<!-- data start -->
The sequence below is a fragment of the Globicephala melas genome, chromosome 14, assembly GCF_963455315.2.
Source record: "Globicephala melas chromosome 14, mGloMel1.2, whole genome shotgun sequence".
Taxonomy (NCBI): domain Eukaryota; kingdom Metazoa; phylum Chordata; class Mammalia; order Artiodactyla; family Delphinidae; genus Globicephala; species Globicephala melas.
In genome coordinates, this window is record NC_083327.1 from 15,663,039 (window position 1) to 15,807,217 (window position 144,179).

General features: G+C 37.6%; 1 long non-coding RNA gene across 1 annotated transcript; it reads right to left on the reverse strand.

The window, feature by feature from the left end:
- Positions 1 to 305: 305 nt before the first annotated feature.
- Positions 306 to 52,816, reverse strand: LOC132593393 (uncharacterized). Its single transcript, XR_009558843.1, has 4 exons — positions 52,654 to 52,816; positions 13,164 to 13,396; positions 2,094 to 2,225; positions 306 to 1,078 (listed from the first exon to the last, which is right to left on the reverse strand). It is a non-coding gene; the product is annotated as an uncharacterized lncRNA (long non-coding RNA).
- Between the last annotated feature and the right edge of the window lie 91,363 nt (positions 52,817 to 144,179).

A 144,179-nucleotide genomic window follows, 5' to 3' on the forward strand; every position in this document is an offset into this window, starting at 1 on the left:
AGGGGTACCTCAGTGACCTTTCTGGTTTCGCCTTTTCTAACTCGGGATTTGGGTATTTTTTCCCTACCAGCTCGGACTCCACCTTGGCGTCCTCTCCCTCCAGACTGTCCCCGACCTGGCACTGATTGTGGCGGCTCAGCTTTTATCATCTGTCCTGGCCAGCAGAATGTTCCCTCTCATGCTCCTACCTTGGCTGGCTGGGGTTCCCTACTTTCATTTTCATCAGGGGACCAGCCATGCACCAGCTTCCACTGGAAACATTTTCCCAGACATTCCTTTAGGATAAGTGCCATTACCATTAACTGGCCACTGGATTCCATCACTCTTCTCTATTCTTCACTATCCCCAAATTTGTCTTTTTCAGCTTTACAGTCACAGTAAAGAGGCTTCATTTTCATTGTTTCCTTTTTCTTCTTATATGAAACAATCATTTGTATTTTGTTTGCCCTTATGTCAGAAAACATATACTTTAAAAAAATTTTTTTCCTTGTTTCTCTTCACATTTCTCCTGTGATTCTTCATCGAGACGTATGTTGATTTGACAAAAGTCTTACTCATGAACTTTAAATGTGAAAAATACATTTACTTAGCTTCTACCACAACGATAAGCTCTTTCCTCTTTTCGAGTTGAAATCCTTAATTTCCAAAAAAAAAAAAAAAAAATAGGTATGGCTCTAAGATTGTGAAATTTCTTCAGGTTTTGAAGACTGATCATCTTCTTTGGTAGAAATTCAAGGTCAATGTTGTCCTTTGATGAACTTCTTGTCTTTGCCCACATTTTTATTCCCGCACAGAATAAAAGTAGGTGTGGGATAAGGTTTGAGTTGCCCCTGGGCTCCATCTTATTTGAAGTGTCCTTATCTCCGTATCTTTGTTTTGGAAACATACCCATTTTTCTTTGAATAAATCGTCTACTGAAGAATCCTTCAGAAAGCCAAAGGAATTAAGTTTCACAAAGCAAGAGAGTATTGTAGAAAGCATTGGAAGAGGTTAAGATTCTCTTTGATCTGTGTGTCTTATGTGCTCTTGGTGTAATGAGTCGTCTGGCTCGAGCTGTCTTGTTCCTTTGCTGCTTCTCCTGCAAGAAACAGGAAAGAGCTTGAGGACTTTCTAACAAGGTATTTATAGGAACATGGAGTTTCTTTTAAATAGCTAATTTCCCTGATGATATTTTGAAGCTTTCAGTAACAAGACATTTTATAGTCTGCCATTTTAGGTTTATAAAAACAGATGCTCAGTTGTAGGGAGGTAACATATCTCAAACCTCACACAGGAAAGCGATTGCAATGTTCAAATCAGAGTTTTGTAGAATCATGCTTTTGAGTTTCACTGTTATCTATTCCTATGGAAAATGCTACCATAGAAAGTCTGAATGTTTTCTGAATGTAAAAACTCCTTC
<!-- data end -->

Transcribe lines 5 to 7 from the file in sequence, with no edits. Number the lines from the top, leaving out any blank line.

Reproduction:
General features: G+C 37.6%; 1 long non-coding RNA gene across 1 annotated transcript; it reads right to left on the reverse strand.

The window, feature by feature from the left end:
- Positions 1 to 305: 305 nt before the first annotated feature.